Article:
Even the most highly branded magazines, like Forbes and TV Guide see their online traffic dwarfed by that of “media interlopers” like Yahoo! and MySpace, Eileen Naughton, Google’s director of media platforms, said today at AMC.
“Search is a proxy for a brand’s vitality,” Google media platforms director Eileen Naughton asserted to a roomful of magazine executives at AMC today in Boca Raton. “Search is a core consumer behavior that defines our times; it’s an activity at the essence of what it is to be human,” she said in her keynote talk entitled “Insights From Google,” urging the content providers in the room to make their material as accessible as possible to users so magazines might benefit from the kind of online popularity driving tens of thousands of users to younger brands such as Facebook, Google and Yahoo!. “Newer entrants to the media landscape are quite disruptive to the media status quo,” Naughton said. But why?
“Tech companies now sit squarely in the middle of the media space,” she said, “and these media interlopers are innovating the ways advertising is targeted, measured, bought, priced and sold.” But, striking a brighter note, she pointed out that “brands do matter on the Web.” Illustrating just how, she borrowed “the long tail” meme from Wired‘s Chris Anderson, and showed a slide that put online behemoths like Yahoo!, Google, MySpace and FaceBook at the head, and some of the magazine world’s strongest brands People and TV Guide among them along the end of the tail. The key to success for magazines, Naughton said, was for mag execs to figure out how they can “get in on the head of the tail.”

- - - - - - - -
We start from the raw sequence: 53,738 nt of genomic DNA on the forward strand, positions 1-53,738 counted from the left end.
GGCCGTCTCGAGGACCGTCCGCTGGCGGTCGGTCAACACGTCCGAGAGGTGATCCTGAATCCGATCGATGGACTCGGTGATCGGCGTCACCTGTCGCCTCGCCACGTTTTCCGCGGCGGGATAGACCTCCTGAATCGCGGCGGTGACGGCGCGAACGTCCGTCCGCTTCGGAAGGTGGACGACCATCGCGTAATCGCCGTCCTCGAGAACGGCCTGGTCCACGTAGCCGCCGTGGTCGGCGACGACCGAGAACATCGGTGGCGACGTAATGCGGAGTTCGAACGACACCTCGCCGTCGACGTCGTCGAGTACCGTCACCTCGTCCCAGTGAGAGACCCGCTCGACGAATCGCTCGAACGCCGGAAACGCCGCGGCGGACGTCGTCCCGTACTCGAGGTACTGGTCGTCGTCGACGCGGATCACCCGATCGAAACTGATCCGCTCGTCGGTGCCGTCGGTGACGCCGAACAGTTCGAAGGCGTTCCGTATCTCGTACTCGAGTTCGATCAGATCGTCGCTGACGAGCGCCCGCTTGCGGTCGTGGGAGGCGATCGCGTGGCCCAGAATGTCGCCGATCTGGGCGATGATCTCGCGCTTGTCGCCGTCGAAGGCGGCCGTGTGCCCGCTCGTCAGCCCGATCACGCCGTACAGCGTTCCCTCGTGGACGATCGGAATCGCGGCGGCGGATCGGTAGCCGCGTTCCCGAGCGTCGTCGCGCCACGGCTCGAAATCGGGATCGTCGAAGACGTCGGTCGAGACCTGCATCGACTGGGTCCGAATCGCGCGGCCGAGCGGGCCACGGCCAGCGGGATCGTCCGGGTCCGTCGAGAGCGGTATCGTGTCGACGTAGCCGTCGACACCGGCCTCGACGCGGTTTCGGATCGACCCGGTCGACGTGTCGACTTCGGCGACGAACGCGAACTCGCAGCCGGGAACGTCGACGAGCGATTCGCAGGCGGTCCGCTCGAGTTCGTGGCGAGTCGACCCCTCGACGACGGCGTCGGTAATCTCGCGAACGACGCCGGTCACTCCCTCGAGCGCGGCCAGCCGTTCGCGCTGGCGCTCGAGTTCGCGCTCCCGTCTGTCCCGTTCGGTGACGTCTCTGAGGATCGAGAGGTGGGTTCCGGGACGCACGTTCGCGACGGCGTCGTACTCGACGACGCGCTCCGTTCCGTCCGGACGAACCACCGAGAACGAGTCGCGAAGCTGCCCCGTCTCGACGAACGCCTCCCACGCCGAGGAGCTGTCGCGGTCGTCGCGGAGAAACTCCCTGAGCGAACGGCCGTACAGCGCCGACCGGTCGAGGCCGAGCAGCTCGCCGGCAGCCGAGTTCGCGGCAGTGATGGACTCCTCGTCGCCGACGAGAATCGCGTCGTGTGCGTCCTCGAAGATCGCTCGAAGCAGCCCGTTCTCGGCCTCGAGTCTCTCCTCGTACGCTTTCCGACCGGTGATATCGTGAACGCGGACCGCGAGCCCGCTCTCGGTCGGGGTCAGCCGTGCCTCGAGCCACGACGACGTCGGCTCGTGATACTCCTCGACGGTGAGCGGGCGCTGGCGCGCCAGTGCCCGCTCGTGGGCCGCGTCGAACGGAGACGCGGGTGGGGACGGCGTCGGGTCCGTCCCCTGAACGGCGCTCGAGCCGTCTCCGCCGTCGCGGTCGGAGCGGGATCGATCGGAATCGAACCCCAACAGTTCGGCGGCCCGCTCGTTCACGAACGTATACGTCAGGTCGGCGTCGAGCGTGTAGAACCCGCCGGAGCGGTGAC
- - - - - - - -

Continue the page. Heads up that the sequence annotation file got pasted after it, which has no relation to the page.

One way to do this is through partnering, an approach advocated by many of AMC’s speakers versed in new media, with Naughton suggesting that magazine editors be “atomizing their content” as much as possible to get it placed across a variety of different mediums mobile, social networking sites, video sites and more. “Make sure search engines can find your stuff,” she urged. “Don’t put it behind paid walls, don’t put it on lockdown. Tag your story archives, photos, video clips and make them freely available.”